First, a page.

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Sturridge Dives Back into Club v. Country Debate

After getting himself into trouble with England loyalists, Danniel Sturridge has further sought to walk back from his September club v. country comments while targeting World Cup glory.

Ian Walton

As England prepare for their final group stage match of World Cup 2014 qualification against Poland, striker Daniel Sturridge has once again sought to walk back from comments that got him into trouble with England loyalists while he watched injured from the sidelines during the last round of international play. Most Liverpool fans won't have minded them, but then, most Liverpool fans had taken them with a grain of salt to begin with.

"It was so frustrating," he said of the reports that emerged while he was injured over the September international break suggesting he fell firmly on the club side of the club vs. country debate. "There was an article on the Liverpool website which they posted out featuring comments I’d made a week prior, so it was taken out of context and the fans had a perception of me that I cared more about my club than my country.

"The games you play for your club are the groundwork for becoming an England regular, and if I don’t play for Liverpool, I won’t get selected for England and not the other way around. And that was the most frustrating part for me because the fans didn’t understand how much it meant to me to play for England. I’ve not had the opportunity that a lot of other players have had in the past so for me it’s my time to do what I can do so it was heartbreaking for me not to be involved."

Liverpool fans might prefer if his previous club vs. country remarks had, as first read, been taken entirely in context and not misconstrued in the least. Of course, expecting a player who has spent most of his career at Manchester City and Chelsea and who has only been at Anfield since January to abandon any England aspirations would have been the height of foolishness when even the likes of Steven Gerrard appear to prioritise country roughly on par with club.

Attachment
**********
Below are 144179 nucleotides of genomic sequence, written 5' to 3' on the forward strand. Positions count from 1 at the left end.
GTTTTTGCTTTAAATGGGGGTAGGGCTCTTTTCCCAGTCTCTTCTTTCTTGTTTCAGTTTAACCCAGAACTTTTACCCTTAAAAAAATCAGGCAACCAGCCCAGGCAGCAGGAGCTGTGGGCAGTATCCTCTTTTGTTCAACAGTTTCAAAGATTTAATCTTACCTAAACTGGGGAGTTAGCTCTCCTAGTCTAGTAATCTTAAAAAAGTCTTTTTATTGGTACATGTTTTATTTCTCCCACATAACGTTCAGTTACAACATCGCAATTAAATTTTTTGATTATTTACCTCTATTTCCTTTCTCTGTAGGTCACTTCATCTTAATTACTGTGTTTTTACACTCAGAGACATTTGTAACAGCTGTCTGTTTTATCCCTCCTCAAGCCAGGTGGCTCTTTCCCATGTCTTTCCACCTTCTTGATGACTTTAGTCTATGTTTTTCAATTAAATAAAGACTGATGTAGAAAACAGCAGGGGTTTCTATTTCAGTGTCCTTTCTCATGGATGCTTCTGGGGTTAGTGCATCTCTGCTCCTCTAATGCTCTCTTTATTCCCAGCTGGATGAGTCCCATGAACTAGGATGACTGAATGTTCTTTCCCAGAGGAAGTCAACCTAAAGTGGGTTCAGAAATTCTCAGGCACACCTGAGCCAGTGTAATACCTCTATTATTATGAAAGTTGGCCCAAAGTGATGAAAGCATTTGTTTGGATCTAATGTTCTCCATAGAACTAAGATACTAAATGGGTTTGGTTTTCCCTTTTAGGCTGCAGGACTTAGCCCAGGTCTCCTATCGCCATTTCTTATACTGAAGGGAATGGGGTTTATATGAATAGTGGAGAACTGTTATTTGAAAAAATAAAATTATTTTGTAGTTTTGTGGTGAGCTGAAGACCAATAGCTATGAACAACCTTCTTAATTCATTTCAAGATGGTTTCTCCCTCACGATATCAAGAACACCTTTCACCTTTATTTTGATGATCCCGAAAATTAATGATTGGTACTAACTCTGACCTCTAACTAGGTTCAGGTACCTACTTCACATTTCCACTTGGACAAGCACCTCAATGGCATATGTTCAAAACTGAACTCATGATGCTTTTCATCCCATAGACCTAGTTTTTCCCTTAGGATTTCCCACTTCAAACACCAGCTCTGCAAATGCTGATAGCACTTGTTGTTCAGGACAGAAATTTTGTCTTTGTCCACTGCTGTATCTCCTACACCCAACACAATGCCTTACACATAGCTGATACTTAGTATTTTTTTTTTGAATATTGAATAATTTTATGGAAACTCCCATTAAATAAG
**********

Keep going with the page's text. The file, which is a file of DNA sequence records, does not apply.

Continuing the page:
Sturridge may be enjoying his time at Anfield, but as with many players, and not that he's turning up his nose at the chance of domestic or continental silverware with Liverpool, the ultimate goal is and will always be World Cup glory. And for Sturridge, he expects the World Cup being in Brazil next summer will add an extra, special wrinkle to proceedings and he wants to be the driving force behind England finding success there.

"It doesn’t get much bigger than a World Cup in Brazil," he said. "There’s going to be some samba going on. Obviously, it’s going to be a good vibe. It just makes it seem more glamorous. The vibe, the music and the fans and the drums in the crowd—it’s just like a carnival atmosphere, and I think that because there hasn’t been a World Cup in Brazil for such a long time everybody is excited to be a part of that.

"I’m honoured that it’s happening during my generation and hopefully I can be there and experience everything that’s going on. Every player has the opportunity to stake their claim as one of the world’s best players. The World Cup allows people to become things. Someone will become a hero. Someone will inevitably become a villain.

"Hopefully we’ll have some success. I’m not going to lie and say that isn’t the aim, but it’s going to be difficult. For now, I just have to concentrate on first helping us get there and then being on that plane. That’s the most important thing."

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